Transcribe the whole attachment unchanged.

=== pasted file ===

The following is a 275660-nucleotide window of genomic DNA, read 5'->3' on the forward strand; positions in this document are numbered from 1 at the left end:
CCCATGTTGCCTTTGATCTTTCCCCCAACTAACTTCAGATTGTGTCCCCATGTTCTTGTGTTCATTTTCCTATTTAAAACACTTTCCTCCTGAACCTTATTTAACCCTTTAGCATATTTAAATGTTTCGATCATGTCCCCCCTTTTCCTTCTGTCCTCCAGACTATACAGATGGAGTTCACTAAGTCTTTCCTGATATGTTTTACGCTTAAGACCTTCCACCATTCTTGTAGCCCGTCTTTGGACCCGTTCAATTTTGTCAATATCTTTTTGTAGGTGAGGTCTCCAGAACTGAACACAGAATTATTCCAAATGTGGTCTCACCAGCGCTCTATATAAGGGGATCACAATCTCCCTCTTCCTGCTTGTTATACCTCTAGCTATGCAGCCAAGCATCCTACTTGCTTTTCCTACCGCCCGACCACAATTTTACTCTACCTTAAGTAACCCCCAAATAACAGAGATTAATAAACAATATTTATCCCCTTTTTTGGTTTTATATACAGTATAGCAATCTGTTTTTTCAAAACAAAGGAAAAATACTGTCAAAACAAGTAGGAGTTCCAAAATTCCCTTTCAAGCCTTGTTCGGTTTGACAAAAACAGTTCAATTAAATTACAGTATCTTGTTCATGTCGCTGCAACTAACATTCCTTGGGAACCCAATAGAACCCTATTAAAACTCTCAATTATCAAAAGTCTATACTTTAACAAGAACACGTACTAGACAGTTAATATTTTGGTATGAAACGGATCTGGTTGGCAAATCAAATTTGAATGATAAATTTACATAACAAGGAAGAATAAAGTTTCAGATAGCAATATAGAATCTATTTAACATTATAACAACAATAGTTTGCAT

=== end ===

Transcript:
The following is a 275660-nucleotide window of genomic DNA, read 5'->3' on the forward strand; positions in this document are numbered from 1 at the left end:
CCCATGTTGCCTTTGATCTTTCCCCCAACTAACTTCAGATTGTGTCCCCATGTTCTTGTGTTCATTTTCCTATTTAAAACACTTTCCTCCTGAACCTTATTTAACCCTTTAGCATATTTAAATGTTTCGATCATGTCCCCCCTTTTCCTTCTGTCCTCCAGACTATACAGATGGAGTTCACTAAGTCTTTCCTGATATGTTTTACGCTTAAGACCTTCCACCATTCTTGTAGCCCGTCTTTGGACCCGTTCAATTTTGTCAATATCTTTTTGTAGGTGAGGTCTCCAGAACTGAACACAGAATTATTCCAAATGTGGTCTCACCAGCGCTCTATATAAGGGGATCACAATCTCCCTCTTCCTGCTTGTTATACCTCTAGCTATGCAGCCAAGCATCCTACTTGCTTTTCCTACCGCCCGACCACAATTTTACTCTACCTTAAGTAACCCCCAAATAACAGAGATTAATAAACAATATTTATCCCCTTTTTTGGTTTTATATACAGTATAGCAATCTGTTTTTTCAAAACAAAGGAAAAATACTGTCAAAACAAGTAGGAGTTCCAAAATTCCCTTTCAAGCCTTGTTCGGTTTGACAAAAACAGTTCAATTAAATTACAGTATCTTGTTCATGTCGCTGCAACTAACATTCCTTGGGAACCCAATAGAACCCTATTAAAACTCTCAATTATCAAAAGTCTATACTTTAACAAGAACACGTACTAGACAGTTAATATTTTGGTATGAAACGGATCTGGTTGGCAAATCAAATTTGAATGATAAATTTACATAACAAGGAAGAATAAAGTTTCAGATAGCAATATAGAATCTATTTAACATTATAACAACAATAGTTTGCAT